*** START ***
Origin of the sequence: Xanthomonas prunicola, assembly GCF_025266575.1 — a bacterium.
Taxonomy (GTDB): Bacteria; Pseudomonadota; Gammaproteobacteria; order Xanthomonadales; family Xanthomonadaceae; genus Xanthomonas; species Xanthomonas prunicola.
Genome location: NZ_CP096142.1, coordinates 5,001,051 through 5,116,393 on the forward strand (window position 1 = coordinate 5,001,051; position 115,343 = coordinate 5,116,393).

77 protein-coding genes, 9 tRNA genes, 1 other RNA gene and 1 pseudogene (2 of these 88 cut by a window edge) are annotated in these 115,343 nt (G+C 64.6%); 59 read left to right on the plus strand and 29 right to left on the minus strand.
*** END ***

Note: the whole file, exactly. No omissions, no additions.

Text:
Origin of the sequence: Xanthomonas prunicola, assembly GCF_025266575.1 — a bacterium.
Taxonomy (GTDB): Bacteria; Pseudomonadota; Gammaproteobacteria; order Xanthomonadales; family Xanthomonadaceae; genus Xanthomonas; species Xanthomonas prunicola.
Genome location: NZ_CP096142.1, coordinates 5,001,051 through 5,116,393 on the forward strand (window position 1 = coordinate 5,001,051; position 115,343 = coordinate 5,116,393).

77 protein-coding genes, 9 tRNA genes, 1 other RNA gene and 1 pseudogene (2 of these 88 cut by a window edge) are annotated in these 115,343 nt (G+C 64.6%); 59 read left to right on the plus strand and 29 right to left on the minus strand.